Dr. Doelger and Students on Halloween
  • January 2020

    Dear Parents:

    Happy New Year!  I hope everyone enjoyed the time off with your children for Winter Recess.  I also hope you were all able to recharge your battery and spend a great deal of time with the family.  I am very excited for all the things to come in 2020 for the Shelter Island School.  Please take note of the upcoming events over the next couple of weeks.

    • 1/6 – 1/10 Spirit Week!
    • 1/13 – Wellness Committee Meeting
    • 1/15 – PTSA Meeting
    • 1/20 – Martin Luther King, Jr. Day – School Closed
    • 1/21 – Board of Education Meeting
    • 1/26 – End of 2nd Quarter

    I would also like to highlight that there will be a good deal of information presented at the Board of Education Meeting on 1/21.  We are starting with a 5:00 pm meeting to work on board of education goals.  Our regular meeting will begin at 6:00 pm.  We plan to have a presentation on curriculum and we will also be presenting an introduction for our budget for the next school year.  So, if you have the time, we would love to see you there! 

    As a general note for our older students, and all students for future reference, if your child for any reason needs to leave the school building during class or assembly time, please make sure that someone in our building receives a note or a phone call.  This is for their safety and well-being. If it is not a lunch period for your child, they should be here in school where we can account for them.  Thank you so much for your understanding in this situation.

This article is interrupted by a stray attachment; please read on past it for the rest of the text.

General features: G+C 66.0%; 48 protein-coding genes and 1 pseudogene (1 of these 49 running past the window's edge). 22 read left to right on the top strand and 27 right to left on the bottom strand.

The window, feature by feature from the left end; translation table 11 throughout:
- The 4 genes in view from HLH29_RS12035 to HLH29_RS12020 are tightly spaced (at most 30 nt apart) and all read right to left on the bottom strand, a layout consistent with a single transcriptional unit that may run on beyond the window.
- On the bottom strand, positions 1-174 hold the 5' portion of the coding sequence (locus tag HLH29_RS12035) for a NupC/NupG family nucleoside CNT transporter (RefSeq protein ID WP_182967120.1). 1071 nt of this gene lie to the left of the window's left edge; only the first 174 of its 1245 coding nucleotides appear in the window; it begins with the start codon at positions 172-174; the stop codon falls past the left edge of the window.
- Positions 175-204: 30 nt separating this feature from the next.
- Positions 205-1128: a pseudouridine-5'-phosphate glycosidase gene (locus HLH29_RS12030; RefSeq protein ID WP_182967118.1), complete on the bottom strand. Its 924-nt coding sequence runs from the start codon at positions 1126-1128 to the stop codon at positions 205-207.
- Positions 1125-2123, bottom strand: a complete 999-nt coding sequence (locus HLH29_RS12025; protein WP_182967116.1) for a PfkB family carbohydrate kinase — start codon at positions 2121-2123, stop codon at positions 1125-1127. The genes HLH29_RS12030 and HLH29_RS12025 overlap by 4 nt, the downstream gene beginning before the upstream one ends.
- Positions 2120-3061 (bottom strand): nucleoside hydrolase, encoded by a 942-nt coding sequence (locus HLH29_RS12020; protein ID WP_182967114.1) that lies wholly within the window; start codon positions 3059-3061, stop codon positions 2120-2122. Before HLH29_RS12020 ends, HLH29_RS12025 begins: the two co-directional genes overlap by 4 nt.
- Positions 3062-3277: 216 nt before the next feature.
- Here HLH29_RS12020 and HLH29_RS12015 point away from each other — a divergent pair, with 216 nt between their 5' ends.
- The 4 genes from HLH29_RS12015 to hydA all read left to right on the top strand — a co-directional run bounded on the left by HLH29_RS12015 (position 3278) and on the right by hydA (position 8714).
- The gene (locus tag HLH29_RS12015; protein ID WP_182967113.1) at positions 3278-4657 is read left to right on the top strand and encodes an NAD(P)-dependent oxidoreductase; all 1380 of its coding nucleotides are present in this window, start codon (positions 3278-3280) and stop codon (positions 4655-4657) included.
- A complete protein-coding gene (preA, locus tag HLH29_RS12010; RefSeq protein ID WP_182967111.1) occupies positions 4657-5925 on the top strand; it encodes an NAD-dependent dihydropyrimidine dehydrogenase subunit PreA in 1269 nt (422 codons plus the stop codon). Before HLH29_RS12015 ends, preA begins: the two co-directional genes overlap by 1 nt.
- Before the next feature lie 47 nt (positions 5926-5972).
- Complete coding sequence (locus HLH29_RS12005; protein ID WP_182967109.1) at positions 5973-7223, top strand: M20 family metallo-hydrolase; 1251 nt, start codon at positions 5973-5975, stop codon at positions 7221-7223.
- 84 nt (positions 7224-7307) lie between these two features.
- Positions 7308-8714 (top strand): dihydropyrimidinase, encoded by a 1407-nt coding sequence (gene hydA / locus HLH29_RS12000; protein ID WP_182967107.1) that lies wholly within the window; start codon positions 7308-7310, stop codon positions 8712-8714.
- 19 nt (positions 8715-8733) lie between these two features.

Please see the most recent excerpt with book recommendations from the January edition of Scholastic on 5 Reading Tips for Parents to Keep Kids Engaged.

    Even if your child is motivated to read, supporting her in a variety of ways will keep her momentum going. Here are five tips to open up the wonderful world of reading for your child.

    What’s “Just Right”?  Children feel confident and competent when they read books that are “just right.” But how do you find a “just right” book? Have your child read the back and front cover, and the first page of the book. If there are more than five words that he cannot pronounce or understand in context, the book may be too challenging. Be supportive about finding a more perfect fit. Choosing the right book will help your little reader feel successful.

    Book Pick: Find a set of titles that will support your child as she grows as a reader. Owl Diaries is a popular series within Scholastic's book line Branches aimed to help your child as she grasps independent reading. From text that advances as she does, matched with fun plots and lovely illustrations waiting on every page, your reader will be excited to keep turning the page.

    Card Tricks

    Do you think effective reading only takes place at libraries and bookstores? Think again! There are reading opportunities everywhere. Go to a greeting card store with your child and read the cards together. Later, vote for the ones whose words convey the best birthday wish or just thinking of you sentiment.